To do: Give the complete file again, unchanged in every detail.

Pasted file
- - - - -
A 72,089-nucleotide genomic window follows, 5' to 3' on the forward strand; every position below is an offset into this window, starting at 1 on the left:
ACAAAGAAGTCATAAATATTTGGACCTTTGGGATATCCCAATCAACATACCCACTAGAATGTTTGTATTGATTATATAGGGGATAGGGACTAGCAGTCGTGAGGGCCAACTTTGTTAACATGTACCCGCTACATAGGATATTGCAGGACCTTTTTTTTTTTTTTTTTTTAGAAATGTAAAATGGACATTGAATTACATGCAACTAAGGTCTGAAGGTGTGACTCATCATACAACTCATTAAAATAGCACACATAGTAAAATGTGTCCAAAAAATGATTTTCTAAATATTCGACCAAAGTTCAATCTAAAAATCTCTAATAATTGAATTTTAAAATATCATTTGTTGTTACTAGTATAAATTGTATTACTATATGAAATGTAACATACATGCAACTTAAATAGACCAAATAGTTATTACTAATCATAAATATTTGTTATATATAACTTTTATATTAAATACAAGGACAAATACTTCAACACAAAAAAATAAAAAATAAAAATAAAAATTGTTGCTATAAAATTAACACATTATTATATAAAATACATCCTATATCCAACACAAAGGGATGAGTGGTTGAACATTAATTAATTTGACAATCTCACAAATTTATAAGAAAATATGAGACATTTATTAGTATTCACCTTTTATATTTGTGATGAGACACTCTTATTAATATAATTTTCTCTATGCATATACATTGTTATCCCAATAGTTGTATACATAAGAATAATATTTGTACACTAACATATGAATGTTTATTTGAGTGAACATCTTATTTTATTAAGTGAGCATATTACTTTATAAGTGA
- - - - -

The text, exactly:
A 72,089-nucleotide genomic window follows, 5' to 3' on the forward strand; every position below is an offset into this window, starting at 1 on the left:
ACAAAGAAGTCATAAATATTTGGACCTTTGGGATATCCCAATCAACATACCCACTAGAATGTTTGTATTGATTATATAGGGGATAGGGACTAGCAGTCGTGAGGGCCAACTTTGTTAACATGTACCCGCTACATAGGATATTGCAGGACCTTTTTTTTTTTTTTTTTTTAGAAATGTAAAATGGACATTGAATTACATGCAACTAAGGTCTGAAGGTGTGACTCATCATACAACTCATTAAAATAGCACACATAGTAAAATGTGTCCAAAAAATGATTTTCTAAATATTCGACCAAAGTTCAATCTAAAAATCTCTAATAATTGAATTTTAAAATATCATTTGTTGTTACTAGTATAAATTGTATTACTATATGAAATGTAACATACATGCAACTTAAATAGACCAAATAGTTATTACTAATCATAAATATTTGTTATATATAACTTTTATATTAAATACAAGGACAAATACTTCAACACAAAAAAATAAAAAATAAAAATAAAAATTGTTGCTATAAAATTAACACATTATTATATAAAATACATCCTATATCCAACACAAAGGGATGAGTGGTTGAACATTAATTAATTTGACAATCTCACAAATTTATAAGAAAATATGAGACATTTATTAGTATTCACCTTTTATATTTGTGATGAGACACTCTTATTAATATAATTTTCTCTATGCATATACATTGTTATCCCAATAGTTGTATACATAAGAATAATATTTGTACACTAACATATGAATGTTTATTTGAGTGAACATCTTATTTTATTAAGTGAGCATATTACTTTATAAGTGA